Well we’ve got about three or four new programs that we’ve launched in the past couple of months here and nationwide, not specifically with our new partners, but nationwide. And though, Erin, I prefer not to detail them for my competitors, let them find out in the street.

Erin Wilson – Bank of America Merrill Lynch

Okay. All right, thanks so much.

Martin Mulroy

Thank you, Erin.

Operator

Our next question will come from Jeff Frelick of Canaccord. Please go ahead.

Jeff Frelick – Canaccord

Yeah, good afternoon folks. Marty I missed it, could you give us the rental reagent sales number and VetScan sales number please?

Martin Mulroy

Yeah, I’ve got it here. So we sold 545 VetScans versus 438 Q3 last year and 572 last quarter. And Vet discs or rotors were 1.3 million this quarter versus 966,000 last year and 1.85 million last quarter.

Jeff Frelick – Canaccord

And so the VetScan revenue number?

Al Santa Ines

Its $4.72 million this quarter, last year is $3.441 million last quarter is $4.2 million.

Jeff Frelick – Canaccord

Great, thank you. And then hey Clint one more question. So if another way of looking at it is, I don’t want to break out the MWI stocking or Abbott, but just if you combine it the stocking with those guys both Abbott and MWI what was the revenue growth for the quarter excluding those?

Clint Severson

So it was clearly double-digit. I’ll tell you that it’s double-digit.

Jeff Frelick – Canaccord

And then just one more question for Rick. You talked about the Abbott transaction, looks like its on track for expectations. Can you share just kind of what the expectations are for the next year or two with respect to Abbott? Thanks.

Rick Betts

We expect them to hit their number, which right now is confidential number and once Abbott gives us green light to disclose it, we’d be happy to disclose it, right now, its confidential.

Jeff Frelick – Canaccord

Okay, thanks much.

Clint Severson

Okay thank you.

Operator

And our next will be a follow-up from Jim Sidoti of Sidoti & Company. Please go ahead.

James Sidoti – Sidoti & Company

Hi, Clint. The last question I had was related to the retail opportunity. Over the past couple of calls you’ve talked about the one thing you needed to prove was to get the lens, I guess clear waved. So they could actually try with Abbott where are you with that?

Clint Severson

Yeah so we submitted the collateral (ph) in for clear waver now. Now remember we have more 50% of these tests regulatory approved for finger-stick, venipuncture, CRM plasma, okay. There is only a few of them that don’t have “finger-stick” data submitted along with our venipuncture our whole blood. And so we’re in the process of doing those one at time. We have discs out there where there is only like one or maybe two and lights on them that don’t have finger-stick data. And if they want to report finger-stick data, they can do a study in-house, a validation study to show that in their facility finger-stick and venipuncture produce the same results.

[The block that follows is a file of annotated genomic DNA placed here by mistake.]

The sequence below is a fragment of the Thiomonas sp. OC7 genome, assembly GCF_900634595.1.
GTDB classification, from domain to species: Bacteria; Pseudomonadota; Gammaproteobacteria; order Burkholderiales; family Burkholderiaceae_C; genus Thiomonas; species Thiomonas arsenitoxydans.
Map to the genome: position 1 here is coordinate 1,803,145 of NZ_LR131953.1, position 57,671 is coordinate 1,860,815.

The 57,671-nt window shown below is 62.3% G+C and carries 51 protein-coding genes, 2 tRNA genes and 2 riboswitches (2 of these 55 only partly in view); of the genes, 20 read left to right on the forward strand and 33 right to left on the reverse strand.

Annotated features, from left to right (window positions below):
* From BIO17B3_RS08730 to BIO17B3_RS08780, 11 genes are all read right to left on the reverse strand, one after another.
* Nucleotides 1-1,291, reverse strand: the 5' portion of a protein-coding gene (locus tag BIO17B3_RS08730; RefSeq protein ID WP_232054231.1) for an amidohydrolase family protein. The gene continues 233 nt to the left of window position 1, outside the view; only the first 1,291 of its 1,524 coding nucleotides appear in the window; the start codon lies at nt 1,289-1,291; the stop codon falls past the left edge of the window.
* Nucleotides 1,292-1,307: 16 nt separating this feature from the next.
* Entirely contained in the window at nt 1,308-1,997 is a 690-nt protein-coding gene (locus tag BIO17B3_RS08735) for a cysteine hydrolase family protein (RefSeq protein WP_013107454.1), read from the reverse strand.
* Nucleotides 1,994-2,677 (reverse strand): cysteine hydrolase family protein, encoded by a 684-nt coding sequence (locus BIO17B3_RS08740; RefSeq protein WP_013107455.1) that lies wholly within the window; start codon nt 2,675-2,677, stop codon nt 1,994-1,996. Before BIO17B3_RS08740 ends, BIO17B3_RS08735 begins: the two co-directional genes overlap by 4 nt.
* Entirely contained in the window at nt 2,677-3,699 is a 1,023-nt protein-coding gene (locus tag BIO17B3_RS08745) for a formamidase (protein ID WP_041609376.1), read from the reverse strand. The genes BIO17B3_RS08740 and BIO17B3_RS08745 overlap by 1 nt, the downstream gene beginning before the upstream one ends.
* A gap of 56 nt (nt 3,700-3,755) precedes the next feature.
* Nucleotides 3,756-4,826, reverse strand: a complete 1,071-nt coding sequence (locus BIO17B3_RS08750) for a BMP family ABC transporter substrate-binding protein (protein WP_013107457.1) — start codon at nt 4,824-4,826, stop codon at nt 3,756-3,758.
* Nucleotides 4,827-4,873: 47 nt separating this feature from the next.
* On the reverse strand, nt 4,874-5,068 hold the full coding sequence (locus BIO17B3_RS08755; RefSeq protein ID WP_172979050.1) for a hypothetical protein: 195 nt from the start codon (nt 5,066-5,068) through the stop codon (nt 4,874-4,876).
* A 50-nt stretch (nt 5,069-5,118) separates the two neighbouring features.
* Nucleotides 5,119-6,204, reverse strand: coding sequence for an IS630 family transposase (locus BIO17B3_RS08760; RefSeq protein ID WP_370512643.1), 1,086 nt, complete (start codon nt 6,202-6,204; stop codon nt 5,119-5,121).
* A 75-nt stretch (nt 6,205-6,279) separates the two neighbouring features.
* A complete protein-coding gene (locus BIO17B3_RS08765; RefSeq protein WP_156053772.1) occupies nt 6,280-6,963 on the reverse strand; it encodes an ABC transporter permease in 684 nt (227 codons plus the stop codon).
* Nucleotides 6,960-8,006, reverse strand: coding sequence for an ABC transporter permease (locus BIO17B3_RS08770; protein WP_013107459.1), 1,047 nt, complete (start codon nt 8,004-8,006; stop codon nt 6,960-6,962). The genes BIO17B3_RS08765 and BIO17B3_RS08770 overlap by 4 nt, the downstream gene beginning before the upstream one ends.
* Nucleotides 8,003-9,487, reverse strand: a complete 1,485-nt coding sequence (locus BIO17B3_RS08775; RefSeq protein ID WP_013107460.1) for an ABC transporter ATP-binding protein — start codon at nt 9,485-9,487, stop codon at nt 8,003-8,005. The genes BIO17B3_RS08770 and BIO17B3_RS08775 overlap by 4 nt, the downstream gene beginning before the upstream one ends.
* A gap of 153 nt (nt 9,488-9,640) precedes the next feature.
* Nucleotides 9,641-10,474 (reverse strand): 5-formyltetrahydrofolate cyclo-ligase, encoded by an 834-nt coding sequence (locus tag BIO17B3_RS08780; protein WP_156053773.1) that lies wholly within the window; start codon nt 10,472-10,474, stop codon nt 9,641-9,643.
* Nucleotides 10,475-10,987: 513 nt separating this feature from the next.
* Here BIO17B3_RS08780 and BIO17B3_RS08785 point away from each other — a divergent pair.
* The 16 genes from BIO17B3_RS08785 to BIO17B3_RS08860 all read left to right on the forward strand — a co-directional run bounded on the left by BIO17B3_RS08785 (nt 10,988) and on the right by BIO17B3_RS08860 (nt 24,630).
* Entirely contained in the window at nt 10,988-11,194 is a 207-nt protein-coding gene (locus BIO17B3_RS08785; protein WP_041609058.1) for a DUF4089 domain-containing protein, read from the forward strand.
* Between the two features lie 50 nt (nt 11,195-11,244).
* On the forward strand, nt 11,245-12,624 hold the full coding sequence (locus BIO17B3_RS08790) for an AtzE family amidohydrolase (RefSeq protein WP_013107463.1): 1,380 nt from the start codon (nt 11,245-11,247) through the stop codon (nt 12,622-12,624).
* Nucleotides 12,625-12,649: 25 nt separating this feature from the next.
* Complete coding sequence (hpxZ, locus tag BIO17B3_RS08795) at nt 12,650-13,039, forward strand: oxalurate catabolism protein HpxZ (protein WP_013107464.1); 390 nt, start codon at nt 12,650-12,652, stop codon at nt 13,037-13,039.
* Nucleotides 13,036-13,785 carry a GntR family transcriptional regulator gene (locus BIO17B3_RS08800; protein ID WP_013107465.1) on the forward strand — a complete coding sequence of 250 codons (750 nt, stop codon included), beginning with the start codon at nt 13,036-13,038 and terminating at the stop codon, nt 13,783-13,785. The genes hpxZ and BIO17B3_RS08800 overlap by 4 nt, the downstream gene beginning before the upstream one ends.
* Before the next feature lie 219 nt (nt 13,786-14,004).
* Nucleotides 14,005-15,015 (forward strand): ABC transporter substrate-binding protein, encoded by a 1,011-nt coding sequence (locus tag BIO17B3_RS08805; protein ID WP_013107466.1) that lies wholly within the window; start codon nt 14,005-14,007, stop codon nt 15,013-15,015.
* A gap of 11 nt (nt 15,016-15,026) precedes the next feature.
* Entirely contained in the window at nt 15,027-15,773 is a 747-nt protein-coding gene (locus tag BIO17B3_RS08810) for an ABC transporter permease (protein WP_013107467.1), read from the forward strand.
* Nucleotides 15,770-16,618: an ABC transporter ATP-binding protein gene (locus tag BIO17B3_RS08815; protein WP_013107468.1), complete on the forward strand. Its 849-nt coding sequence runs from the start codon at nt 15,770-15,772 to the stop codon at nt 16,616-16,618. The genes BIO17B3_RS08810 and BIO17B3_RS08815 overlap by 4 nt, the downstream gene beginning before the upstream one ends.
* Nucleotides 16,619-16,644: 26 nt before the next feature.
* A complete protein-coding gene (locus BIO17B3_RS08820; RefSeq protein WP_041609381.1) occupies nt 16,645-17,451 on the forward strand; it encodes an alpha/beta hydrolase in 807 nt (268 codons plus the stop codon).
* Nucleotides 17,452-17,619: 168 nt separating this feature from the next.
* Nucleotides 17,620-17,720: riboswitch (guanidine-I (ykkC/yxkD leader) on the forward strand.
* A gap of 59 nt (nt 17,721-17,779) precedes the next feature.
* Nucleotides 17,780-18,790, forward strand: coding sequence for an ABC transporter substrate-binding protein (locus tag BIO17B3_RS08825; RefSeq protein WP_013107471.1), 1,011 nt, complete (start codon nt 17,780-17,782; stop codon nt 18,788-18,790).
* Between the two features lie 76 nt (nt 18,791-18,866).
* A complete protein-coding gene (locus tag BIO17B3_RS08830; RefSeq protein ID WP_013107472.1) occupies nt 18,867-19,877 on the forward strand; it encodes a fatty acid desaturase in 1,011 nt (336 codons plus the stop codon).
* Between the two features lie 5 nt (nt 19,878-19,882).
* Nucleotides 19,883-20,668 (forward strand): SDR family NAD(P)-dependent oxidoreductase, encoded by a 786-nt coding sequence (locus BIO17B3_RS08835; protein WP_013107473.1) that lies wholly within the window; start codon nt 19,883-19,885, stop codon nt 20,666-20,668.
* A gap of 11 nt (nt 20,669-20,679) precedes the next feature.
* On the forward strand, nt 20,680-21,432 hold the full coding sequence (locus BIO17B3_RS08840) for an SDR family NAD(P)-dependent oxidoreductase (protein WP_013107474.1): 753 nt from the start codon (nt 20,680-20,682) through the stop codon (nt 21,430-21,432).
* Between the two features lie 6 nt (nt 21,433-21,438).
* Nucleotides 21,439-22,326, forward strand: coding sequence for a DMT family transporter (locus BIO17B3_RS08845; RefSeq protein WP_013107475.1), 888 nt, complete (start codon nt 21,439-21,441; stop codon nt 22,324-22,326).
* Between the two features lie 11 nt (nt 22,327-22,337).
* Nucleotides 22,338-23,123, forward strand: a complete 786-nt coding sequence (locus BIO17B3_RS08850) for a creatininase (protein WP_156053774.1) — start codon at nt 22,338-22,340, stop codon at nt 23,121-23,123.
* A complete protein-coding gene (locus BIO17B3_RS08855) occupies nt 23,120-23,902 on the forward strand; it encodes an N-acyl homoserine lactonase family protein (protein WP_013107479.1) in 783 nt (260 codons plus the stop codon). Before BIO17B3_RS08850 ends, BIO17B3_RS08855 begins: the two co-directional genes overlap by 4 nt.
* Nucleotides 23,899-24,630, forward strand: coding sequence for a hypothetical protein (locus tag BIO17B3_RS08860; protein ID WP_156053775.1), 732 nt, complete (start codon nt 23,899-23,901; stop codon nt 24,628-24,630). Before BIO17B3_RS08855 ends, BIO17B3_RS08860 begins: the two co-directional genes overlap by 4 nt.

James Sidoti – Sidoti & Company

Okay, I guess I was getting the…

Clint Severson

So (indiscernible) of getting, there is a regulatory way of meeting the requirements. And so it is up to the customer to decide that they want to wait for the FDA to clear all of our stuff or they want to go ahead and validate the finger-stick and venipuncture data in their clinic or their office to use it, okay. So there is multiple options for this.

James Sidoti – Sidoti & Company

And I assume that’s what your current customers are doing now. They’re validating that finger-stick on their own.

Clint Severson

They are.

James Sidoti – Sidoti & Company

All right. And then just one another follow-up. The subject of rental reagent programs came up and two of your competitors have switched to that. Do you have any plans to go that direction or are you going to continue to charge the analyzers?

Clint Severson

Okay. So we have programs in place where the customer can finance their instrumentation with the consumables where they actually make a deal with the bank, is that right Marty?

Martin Mulroy

It’s actually a leasing program.

Clint Severson

Yeah. They make a deal with the bank and so what happens is, they may pay $0.50 or $1 more for consumable and that extra they pay goes to the bank to cover the lease payment. So we do those things now. And I don’t exactly know how many we do but we do a few of those. I don’t think we have any intention of doing any deals where we’re actually doing the financing, but I’ll leave that open to Marty.

Martin Mulroy

Yeah, we – Jim we occasionally will do reagent rentals don’t get me wrong, but we also have some creative programs whereby we do capture the revenue and again as I said we’ve got pricing power and in terms of instrument to instrument and we’ve got the lower operating costs so that we can, the clinic could very often pay the lease payments and still be cash neutral or be ahead.

James Sidoti – Sidoti & Company

Okay. All right thanks.

Clint Severson

Thank you.

Operator

Ladies and gentlemen that will conclude our question-and-answer session today. I would like to turn the conference back over to Mr. Severson for his closing remarks.

Clint Severson

Okay, I want to thank everybody for tuning in and I clearly want to thank the Vet’s team here for fantastic job this quarter. With all the records that we set clearly everybody was working at 110% effort to get all this done and I want to thank all of our employees for making this happen this quarter. And we look forward to the call in April and we look forward to setting more records in quarters to come. So thank you very much for tuning in.

Operator

Ladies and gentlemen, the conference has now concluded. We thank you for attending today’s presentation. You may now disconnect your lines.